Despite a patchy performance broadcasting the 2018 FIFA World Cup, Optus is said to have secured the rights to all major European international football for the next four years.
First reported by the Financial Review, Optus has acquired the rights to the 2020 UEFA European Championship – shortened to the ‘Euros’ – as well as the newly-formed UEFA Nations League.
Optus was not forthcoming with information, but did say: “Football continues to be a key pillar of our content strategy and we remain focused on being the home of elite international football in Australia.”
For the uninitiated, the Euros is contested by members of the Union of European Football Associations (UEFA) and consists of 55 nations. The finals will next be contested in 2020, following the qualification process.
The Nations League is a newly-formed competition format that largely replaces international friendly matches. All 55 UEFA national teams are divided into four divisions, with promotion and relegation rules similar to that of domestic leagues.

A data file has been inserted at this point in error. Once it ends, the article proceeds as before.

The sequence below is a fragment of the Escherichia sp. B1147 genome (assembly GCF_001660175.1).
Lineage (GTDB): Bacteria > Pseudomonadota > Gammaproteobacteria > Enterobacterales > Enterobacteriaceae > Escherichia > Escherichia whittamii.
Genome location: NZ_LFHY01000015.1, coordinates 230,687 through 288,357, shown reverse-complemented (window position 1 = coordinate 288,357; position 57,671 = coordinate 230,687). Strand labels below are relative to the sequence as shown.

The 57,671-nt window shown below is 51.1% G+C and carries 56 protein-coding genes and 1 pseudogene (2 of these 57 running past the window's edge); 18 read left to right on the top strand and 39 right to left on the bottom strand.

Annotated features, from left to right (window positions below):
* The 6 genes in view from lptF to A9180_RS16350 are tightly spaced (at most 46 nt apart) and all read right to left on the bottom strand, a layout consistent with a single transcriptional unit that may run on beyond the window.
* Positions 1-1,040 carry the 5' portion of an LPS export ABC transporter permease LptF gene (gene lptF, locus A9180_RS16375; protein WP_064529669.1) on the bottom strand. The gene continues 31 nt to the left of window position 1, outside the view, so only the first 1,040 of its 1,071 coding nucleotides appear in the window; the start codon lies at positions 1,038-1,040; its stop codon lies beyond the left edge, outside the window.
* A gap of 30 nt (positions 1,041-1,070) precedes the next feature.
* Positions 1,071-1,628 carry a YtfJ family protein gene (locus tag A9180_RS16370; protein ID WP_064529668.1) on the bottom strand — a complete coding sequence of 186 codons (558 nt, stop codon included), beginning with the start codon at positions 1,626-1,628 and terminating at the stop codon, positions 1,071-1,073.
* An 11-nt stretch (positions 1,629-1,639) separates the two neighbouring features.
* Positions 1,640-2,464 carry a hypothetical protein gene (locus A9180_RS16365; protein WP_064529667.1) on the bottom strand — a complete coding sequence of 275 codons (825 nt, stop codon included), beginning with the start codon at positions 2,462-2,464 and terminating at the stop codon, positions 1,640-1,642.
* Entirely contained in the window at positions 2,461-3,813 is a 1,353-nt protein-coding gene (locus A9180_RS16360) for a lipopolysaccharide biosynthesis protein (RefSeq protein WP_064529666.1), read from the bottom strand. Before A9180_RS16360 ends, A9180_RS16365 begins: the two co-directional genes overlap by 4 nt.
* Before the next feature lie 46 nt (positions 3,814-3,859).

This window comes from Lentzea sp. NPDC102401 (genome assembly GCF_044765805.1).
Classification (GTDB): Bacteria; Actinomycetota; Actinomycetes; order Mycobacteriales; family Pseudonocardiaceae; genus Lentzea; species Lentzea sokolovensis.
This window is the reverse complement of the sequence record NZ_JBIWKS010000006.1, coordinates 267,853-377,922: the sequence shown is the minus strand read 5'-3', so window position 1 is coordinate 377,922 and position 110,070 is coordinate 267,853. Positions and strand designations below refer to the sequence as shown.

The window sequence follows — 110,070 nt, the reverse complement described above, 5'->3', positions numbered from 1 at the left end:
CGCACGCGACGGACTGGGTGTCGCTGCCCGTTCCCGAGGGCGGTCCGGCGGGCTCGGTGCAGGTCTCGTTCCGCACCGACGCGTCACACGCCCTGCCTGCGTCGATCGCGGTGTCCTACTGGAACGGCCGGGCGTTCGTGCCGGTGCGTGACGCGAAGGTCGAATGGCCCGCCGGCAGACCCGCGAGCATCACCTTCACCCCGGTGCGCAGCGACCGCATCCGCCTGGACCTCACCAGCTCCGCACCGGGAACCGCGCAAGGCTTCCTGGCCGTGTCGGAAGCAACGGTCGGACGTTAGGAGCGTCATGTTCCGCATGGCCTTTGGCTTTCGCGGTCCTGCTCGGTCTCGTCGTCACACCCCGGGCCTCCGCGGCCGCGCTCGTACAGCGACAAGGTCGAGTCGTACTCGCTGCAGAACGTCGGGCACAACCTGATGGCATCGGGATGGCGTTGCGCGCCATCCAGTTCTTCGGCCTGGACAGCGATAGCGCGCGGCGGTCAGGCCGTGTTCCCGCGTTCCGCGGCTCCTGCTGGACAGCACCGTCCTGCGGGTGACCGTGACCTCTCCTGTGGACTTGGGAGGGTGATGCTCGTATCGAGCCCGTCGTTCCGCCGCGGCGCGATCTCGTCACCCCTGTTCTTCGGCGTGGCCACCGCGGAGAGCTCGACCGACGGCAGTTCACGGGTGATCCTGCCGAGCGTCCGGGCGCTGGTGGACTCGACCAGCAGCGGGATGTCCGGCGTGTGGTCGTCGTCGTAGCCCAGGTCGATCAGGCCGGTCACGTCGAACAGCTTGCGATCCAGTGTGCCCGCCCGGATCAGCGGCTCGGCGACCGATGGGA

The Nations League will commence in September 2018, with the winner announced in June 2019.
It is also reported that Optus is in negotiations to secure the rights to the UEFA Champions League, one of the world’s richest and most prestigious club football competitions.
Optus’ acquisition of the Euros and Nations League means that, over the next 12 months, the telco will air the English Premier League, 24 Group A Nations League matches, the Nations League finals, as well as the 2019 women’s World Cup.
That’s a lot of football.
The news comes after SBS secured the rights to one English Premier League match per week, as well as live streaming of those matches on the SBS app.
SBS aired all World Cup matches after Optus was plagued by streaming issues, admitting to not being prepared for the sheer amount of traffic that the telco would receive throughout the four-week period.
From September, Optus Sport is the home of European international football. pic.twitter.com/CYm6d8sQso
— Optus Sport (@OptusSport) July 15, 2018
More people streaming than watching traditional TV
Recent research by Canstar Blue suggests more people are now watching Netflix and streaming than watching traditional free-to-air or cable TV.
60 per cent of consumers surveyed reported that they stream, binge and log-on to streaming services more than they watch the old-hat TV services.
Nearly a third are also certified ‘top blokes’, letting friends and family log-in to their streaming account free of charge.